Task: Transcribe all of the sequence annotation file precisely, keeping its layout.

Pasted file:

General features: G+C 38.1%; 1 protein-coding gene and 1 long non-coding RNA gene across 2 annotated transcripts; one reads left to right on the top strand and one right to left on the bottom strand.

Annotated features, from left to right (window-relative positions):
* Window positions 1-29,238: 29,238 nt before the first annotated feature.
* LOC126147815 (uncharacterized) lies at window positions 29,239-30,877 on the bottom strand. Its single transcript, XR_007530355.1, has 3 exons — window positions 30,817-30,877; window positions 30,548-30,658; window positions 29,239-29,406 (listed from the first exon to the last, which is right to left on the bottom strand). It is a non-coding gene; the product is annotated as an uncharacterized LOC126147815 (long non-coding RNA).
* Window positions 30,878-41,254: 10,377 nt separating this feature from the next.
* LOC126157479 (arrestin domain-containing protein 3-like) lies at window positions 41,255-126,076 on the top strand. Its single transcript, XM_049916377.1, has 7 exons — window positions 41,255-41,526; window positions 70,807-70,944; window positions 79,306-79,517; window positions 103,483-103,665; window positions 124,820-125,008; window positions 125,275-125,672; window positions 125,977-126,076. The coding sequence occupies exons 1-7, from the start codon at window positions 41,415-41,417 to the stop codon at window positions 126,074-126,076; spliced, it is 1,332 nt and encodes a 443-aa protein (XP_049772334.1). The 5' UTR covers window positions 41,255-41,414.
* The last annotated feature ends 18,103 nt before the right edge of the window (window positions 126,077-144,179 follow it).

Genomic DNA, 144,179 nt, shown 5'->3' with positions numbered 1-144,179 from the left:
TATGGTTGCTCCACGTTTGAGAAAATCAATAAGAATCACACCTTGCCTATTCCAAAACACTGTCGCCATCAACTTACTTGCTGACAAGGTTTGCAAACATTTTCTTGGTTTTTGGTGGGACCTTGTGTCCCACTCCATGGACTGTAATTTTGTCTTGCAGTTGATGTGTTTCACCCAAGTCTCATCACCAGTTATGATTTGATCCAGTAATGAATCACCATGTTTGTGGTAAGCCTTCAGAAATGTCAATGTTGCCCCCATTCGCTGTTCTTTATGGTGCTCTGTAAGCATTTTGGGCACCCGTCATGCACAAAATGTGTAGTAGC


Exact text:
General features: G+C 38.1%; 1 protein-coding gene and 1 long non-coding RNA gene across 2 annotated transcripts; one reads left to right on the top strand and one right to left on the bottom strand.

Annotated features, from left to right (window-relative positions):
* Window positions 1-29,238: 29,238 nt before the first annotated feature.
* LOC126147815 (uncharacterized) lies at window positions 29,239-30,877 on the bottom strand. Its single transcript, XR_007530355.1, has 3 exons — window positions 30,817-30,877; window positions 30,548-30,658; window positions 29,239-29,406 (listed from the first exon to the last, which is right to left on the bottom strand). It is a non-coding gene; the product is annotated as an uncharacterized LOC126147815 (long non-coding RNA).
* Window positions 30,878-41,254: 10,377 nt separating this feature from the next.
* LOC126157479 (arrestin domain-containing protein 3-like) lies at window positions 41,255-126,076 on the top strand. Its single transcript, XM_049916377.1, has 7 exons — window positions 41,255-41,526; window positions 70,807-70,944; window positions 79,306-79,517; window positions 103,483-103,665; window positions 124,820-125,008; window positions 125,275-125,672; window positions 125,977-126,076. The coding sequence occupies exons 1-7, from the start codon at window positions 41,415-41,417 to the stop codon at window positions 126,074-126,076; spliced, it is 1,332 nt and encodes a 443-aa protein (XP_049772334.1). The 5' UTR covers window positions 41,255-41,414.
* The last annotated feature ends 18,103 nt before the right edge of the window (window positions 126,077-144,179 follow it).

Genomic DNA, 144,179 nt, shown 5'->3' with positions numbered 1-144,179 from the left:
TATGGTTGCTCCACGTTTGAGAAAATCAATAAGAATCACACCTTGCCTATTCCAAAACACTGTCGCCATCAACTTACTTGCTGACAAGGTTTGCAAACATTTTCTTGGTTTTTGGTGGGACCTTGTGTCCCACTCCATGGACTGTAATTTTGTCTTGCAGTTGATGTGTTTCACCCAAGTCTCATCACCAGTTATGATTTGATCCAGTAATGAATCACCATGTTTGTGGTAAGCCTTCAGAAATGTCAATGTTGCCCCCATTCGCTGTTCTTTATGGTGCTCTGTAAGCATTTTGGGCACCCGTCATGCACAAAATGTGTAGTAGC